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Federal Circuit Provides Guidance for Stereochemistry Claim Construction

On April 16, 2018 in a precedential opinion, the United States Court of Appeals for the Federal Circuit, Sumitomo Dainippon Pharma v. Emcure Pharms., Nos. 2017-1798, -1799, -1800, affirmed the United States District Court for the District of New Jersey by construing the claimed chemical structure diagram to encompass at least the specific enantiomer depicted, refusing to limit the claim to only cover a racemic mixture of the (+) and (–) enantiomers, absent clear indication that the depicted enantiomer should be excluded from the claim.

As a background on stereochemistry, enantiomers are different molecules with the same chemical formula and sequence of atoms but different three-dimensional configurations. Though they often have identical physical properties, enantiomers frequently have different pharmacological properties. Enantiomers may be characterized as (+) and (–) versions based on their ability to rotate polarized light in different directions. Racemates, or racemic mixtures, do not rotate polarized light because they contain equal proportions of (+) and (–) enantiomers of the same compound.

Claim 14 of asserted U.S. Patent No. 5,532,372 recited a structural drawing of the (–) enantiomer of the active ingredient in Appellee’s LATUDA® drug. Appellant ANDA filers sought to limit claim 14 to cover only racemic mixtures of the recited structure. But the district court disagreed and construed the claim to cover the specifically depicted (–) enantiomer, as well as the (+) enantiomer and mixtures of the two in any ratio. Because the branded and proposed ANDA drug products include the (–) enantiomer, this construction was dispositive as to infringement.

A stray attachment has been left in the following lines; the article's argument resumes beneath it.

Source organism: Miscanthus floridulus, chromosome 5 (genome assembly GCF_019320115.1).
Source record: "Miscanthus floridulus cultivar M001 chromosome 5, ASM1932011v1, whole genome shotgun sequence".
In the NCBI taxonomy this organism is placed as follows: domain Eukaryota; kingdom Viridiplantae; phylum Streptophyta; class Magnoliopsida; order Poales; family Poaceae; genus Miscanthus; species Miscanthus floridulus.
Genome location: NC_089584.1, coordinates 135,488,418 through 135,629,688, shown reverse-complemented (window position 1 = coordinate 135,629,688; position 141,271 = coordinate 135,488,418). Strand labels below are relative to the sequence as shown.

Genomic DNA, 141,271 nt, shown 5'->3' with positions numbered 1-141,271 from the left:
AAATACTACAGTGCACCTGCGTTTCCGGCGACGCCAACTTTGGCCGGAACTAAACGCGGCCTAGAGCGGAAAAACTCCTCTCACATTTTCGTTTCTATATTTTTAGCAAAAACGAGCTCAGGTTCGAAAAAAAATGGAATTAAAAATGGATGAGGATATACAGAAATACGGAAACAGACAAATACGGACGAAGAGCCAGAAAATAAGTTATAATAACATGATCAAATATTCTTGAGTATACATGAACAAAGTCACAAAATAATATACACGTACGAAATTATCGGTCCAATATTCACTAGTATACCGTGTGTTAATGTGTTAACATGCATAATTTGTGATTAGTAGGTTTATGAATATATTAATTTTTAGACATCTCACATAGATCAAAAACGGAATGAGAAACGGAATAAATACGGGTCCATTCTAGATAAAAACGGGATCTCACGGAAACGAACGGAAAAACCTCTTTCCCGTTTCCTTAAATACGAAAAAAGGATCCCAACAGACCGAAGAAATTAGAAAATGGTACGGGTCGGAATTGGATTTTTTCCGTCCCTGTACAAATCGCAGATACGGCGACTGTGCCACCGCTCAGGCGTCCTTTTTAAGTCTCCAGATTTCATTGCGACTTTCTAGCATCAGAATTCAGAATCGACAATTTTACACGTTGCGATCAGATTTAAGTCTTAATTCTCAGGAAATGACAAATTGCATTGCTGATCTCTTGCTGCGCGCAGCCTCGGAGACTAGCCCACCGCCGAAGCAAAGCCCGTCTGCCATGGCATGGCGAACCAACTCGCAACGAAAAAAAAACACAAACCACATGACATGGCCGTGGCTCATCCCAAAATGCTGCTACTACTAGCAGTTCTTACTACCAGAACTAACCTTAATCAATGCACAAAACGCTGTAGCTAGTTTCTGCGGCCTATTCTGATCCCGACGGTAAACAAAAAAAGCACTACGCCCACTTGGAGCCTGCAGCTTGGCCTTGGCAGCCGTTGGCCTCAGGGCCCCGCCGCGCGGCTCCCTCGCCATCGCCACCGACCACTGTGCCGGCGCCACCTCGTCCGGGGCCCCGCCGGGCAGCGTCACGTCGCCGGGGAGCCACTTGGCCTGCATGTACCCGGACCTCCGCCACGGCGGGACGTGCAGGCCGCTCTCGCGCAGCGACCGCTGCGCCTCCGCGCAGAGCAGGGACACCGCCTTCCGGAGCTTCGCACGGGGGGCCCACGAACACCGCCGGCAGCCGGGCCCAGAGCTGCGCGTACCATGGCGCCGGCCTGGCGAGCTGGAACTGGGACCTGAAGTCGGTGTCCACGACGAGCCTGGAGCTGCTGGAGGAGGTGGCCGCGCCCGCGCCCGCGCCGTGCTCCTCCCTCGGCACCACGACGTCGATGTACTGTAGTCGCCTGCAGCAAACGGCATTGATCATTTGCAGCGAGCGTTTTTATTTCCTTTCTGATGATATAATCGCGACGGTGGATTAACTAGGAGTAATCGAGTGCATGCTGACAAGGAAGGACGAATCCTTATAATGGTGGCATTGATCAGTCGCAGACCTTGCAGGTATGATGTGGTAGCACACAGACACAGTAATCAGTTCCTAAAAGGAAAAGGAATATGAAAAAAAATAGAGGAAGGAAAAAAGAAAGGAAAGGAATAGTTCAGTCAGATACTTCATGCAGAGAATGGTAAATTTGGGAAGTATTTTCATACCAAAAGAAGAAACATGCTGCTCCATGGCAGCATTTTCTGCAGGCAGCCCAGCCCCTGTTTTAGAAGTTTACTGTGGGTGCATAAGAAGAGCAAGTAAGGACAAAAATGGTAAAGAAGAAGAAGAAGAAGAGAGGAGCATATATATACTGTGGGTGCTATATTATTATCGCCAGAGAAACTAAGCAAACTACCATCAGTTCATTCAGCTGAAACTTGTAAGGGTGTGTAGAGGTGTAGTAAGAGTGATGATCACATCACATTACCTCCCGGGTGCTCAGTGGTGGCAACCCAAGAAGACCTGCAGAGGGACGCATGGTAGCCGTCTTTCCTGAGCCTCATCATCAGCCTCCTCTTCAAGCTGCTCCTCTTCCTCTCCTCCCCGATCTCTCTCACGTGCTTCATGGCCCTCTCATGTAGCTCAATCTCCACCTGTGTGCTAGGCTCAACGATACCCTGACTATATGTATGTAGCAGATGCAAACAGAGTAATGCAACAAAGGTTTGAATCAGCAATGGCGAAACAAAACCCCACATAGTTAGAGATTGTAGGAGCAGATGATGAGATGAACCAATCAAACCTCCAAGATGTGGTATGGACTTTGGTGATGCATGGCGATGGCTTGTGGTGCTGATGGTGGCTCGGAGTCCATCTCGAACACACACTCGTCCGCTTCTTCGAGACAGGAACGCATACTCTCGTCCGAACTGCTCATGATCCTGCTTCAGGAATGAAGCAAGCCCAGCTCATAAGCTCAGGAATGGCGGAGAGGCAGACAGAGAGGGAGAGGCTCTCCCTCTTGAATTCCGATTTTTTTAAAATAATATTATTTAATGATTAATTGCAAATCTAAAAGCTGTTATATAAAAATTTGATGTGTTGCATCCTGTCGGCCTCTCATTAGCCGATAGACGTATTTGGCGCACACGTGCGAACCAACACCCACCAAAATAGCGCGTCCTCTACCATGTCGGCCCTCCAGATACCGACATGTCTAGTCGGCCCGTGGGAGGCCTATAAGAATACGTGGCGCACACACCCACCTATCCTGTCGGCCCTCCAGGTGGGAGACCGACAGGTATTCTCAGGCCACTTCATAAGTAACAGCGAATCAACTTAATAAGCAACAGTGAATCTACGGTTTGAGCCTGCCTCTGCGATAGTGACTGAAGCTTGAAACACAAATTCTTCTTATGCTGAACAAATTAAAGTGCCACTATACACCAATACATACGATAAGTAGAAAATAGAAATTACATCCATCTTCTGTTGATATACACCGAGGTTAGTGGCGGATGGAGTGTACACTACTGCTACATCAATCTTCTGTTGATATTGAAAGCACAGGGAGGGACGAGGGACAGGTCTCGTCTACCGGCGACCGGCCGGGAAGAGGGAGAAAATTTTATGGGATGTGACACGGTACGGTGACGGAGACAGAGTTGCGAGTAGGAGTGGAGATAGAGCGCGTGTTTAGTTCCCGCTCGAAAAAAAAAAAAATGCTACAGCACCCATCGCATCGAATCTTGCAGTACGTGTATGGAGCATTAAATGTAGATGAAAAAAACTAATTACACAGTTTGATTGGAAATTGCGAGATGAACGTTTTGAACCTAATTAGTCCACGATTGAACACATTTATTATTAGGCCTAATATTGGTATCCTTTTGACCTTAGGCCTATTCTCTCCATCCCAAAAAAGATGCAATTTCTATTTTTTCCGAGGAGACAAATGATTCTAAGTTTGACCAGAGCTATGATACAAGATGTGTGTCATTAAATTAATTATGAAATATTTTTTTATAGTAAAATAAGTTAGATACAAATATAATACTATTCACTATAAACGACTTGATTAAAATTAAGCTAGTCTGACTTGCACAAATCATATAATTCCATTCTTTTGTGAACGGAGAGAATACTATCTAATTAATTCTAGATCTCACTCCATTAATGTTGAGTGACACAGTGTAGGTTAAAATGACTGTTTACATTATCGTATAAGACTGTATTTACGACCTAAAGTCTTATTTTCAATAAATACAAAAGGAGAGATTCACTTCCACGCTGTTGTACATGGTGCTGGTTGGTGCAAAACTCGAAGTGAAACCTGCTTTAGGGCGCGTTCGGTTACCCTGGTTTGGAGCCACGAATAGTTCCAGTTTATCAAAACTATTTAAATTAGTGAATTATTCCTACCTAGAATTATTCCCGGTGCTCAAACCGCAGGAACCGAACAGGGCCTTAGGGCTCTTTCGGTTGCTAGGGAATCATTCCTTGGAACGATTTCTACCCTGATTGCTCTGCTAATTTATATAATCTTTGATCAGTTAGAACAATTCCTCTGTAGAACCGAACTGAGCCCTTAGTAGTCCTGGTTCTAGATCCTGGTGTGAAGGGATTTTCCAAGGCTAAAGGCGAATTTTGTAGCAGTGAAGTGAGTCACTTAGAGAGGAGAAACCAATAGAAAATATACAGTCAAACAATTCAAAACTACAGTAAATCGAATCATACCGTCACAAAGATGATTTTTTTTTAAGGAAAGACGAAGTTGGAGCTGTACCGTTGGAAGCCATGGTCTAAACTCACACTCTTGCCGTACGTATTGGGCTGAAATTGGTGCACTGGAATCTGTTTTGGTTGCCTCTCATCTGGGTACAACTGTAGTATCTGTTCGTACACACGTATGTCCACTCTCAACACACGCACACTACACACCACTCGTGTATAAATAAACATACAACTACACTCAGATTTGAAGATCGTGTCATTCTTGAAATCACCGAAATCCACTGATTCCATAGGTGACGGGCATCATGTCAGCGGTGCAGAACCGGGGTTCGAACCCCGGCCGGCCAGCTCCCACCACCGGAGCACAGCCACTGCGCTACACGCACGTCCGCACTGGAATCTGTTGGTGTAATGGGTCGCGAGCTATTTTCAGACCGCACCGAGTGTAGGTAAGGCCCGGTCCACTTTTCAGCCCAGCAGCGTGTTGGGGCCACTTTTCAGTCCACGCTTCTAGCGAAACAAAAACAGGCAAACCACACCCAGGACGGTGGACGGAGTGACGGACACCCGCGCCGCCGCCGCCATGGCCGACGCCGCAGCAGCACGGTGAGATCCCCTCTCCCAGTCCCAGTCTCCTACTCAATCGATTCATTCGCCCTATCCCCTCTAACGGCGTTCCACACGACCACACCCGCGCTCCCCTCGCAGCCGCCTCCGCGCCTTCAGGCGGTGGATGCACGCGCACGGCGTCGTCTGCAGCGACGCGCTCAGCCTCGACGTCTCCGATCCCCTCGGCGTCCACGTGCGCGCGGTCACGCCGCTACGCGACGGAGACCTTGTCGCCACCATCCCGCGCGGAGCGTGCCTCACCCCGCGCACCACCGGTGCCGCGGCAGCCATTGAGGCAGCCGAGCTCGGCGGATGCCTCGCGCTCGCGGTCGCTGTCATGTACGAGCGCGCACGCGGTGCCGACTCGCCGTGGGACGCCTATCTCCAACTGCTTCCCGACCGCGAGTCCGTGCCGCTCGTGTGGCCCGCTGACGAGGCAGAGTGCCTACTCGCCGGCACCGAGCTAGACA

In affirming the district court’s claim construction, the Federal Circuit held that the plain claim language covered, at a minimum, the (–) enantiomer, without opining on whether it also covered the (+) enantiomer or mixtures. The Federal Circuit rejected Appellants’ arguments that the claim should be construed to cover only a racemic mixture of the depicted compound because one of skill in the art would understand the claim’s structural formula image to specifically depict the (–) enantiomer and nothing in the claim or specification expressly limited the claim to the racemic mixture or disclaimed/disparaged the (–) enantiomer.

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Adam P. Samansky is an intellectual property litigator at Mintz. He primarily serves pharmaceutical, medical, high tech, and defense industry clients. Adam handles patent, trademark, and trade secret matters for innovators and investors, and he has a successful record in Hatch-Waxman litigation.

Joseph D. Rutkowski

Special Counsel

Joseph D. Rutkowski is Special Counsel who litigates intellectual property issues and counsels Mintz clients on IP rights. His primary focus is in patent litigation. Joseph's clients include companies in the pharmaceutical, medical device, consumer product, and telecommunications industries.